Transfusions After Birth Don't Help Much

Postpartum blood transfusion only slightly helps women anemic from blood loss during birth

(RxWiki News) Women who lose a lot of blood while giving birth may end up with acute postpartum anemia. A blood transfusion can help them feel a little less tired but may not be necessary.

The study, from the Netherlands, found that the decrease in fatigue was statistically significant, but it was not a dramatic decrease.

"Ask your OB if a transfusion is necessary after postpartum hemorrhage."

Lead author Dr. Johannes Duvekot, M.D., PhD, in the Obstetrics & Gynecology department of Erasmus MC in the Netherlands, found the difference in physical fatigue between getting the transfusion and skipping it in lieu of close supervision by a doctor was not significant enough to recommend the transfusion automatically for women with anemia.

Duvekot's team split 494 healthy women who experienced postpartum hemorrhaging into two groups. One group received a transfusion, and the other received "expectant management," during which they are closely monitored by the hospital staff.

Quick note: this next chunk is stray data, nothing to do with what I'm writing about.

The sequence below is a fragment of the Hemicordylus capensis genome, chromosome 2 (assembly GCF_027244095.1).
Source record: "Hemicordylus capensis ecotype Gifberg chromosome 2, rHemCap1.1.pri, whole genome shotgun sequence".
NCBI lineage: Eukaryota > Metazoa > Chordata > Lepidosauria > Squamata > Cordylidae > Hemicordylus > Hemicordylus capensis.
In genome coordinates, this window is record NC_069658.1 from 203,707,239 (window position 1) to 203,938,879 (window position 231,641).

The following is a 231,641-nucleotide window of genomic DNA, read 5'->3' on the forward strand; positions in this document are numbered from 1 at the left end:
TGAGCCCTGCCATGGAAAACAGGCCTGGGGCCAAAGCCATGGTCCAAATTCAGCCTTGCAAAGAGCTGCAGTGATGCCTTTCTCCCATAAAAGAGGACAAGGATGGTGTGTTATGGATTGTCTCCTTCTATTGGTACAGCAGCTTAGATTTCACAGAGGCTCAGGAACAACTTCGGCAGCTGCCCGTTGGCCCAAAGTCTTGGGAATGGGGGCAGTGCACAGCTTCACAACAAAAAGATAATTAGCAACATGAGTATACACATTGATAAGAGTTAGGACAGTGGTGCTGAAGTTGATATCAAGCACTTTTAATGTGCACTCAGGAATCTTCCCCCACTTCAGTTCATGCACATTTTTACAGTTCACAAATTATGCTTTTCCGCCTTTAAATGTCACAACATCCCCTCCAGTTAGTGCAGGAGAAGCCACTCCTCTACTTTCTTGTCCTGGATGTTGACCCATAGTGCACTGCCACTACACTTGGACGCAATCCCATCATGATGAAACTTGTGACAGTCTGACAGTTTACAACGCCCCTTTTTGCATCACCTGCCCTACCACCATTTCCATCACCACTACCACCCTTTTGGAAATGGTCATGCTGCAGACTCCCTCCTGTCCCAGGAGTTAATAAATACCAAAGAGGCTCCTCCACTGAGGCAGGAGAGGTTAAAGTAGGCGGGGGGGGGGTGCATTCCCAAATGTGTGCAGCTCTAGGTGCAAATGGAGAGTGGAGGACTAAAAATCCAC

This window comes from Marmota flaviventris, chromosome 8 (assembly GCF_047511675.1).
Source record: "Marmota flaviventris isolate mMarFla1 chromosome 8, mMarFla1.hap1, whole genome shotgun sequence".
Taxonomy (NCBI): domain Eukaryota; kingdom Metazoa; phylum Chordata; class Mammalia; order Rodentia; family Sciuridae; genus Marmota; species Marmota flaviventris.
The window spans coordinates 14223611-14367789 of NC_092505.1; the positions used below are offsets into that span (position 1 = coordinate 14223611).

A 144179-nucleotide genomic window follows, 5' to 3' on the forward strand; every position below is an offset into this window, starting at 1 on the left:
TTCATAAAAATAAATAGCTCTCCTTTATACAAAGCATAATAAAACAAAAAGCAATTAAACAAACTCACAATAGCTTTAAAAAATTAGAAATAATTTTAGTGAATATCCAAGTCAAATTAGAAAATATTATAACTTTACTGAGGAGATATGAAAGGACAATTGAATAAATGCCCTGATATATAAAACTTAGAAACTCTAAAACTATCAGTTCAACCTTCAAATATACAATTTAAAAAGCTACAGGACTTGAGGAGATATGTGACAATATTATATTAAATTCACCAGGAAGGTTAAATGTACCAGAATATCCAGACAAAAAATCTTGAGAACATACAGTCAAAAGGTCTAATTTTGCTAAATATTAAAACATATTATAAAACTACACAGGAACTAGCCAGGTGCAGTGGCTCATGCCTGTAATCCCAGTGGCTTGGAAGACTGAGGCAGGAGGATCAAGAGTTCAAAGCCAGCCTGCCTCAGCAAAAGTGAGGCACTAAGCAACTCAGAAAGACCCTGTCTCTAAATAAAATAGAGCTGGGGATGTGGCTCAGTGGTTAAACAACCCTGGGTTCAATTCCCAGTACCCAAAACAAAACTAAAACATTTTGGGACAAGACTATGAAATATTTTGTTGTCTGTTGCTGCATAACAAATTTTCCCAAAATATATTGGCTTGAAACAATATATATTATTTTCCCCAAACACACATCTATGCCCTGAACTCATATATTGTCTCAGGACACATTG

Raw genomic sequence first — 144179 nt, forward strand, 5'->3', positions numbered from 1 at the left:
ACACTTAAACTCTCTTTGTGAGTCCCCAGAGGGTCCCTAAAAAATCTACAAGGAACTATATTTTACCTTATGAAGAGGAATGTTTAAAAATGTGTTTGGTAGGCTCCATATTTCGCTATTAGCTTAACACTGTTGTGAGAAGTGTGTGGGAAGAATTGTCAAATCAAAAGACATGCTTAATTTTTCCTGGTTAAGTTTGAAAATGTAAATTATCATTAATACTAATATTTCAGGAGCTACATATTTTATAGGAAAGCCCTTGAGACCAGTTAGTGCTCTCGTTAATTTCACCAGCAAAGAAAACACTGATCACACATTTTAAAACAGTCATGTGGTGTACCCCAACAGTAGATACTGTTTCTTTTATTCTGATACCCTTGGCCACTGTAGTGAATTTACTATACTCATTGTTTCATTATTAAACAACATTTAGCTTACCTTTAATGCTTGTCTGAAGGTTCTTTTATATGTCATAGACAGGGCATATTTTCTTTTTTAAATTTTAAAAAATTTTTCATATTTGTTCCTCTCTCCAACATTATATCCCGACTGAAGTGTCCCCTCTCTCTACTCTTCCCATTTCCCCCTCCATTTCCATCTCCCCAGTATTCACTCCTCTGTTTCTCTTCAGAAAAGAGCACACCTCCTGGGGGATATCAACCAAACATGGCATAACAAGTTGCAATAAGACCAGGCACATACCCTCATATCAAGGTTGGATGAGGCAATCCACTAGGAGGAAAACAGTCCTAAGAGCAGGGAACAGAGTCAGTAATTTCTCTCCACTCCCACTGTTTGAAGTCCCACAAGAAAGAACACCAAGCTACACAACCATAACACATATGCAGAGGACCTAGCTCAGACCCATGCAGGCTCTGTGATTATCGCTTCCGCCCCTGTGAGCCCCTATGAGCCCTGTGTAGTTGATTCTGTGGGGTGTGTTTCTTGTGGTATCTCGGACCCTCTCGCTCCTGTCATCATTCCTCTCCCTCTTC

The researchers defined serious blood loss as losing more than 1,000 mL or a hemoglobin count between 4.8 and 7.9 g/dL due to a decrease of 1.9.

They tracked the women for six weeks after birth and collected data on their quality of life and physical fatigue with self-reported questionnaires.

The blood loss did make the women feel extremely tired, but the blood transfusion only helped improve this fatigue a small amount, Duvekot's team found.

They therefore recommended that the blood transfusion was not the best route if the mother's hemoglobin count is fine.

The study was presented February 10 at the Society for Maternal-Fetal Medicine's annual meeting, The Pregnancy Meeting, in Dallas, TX. No information was available regarding the study's funding or financial disclosures of the authors.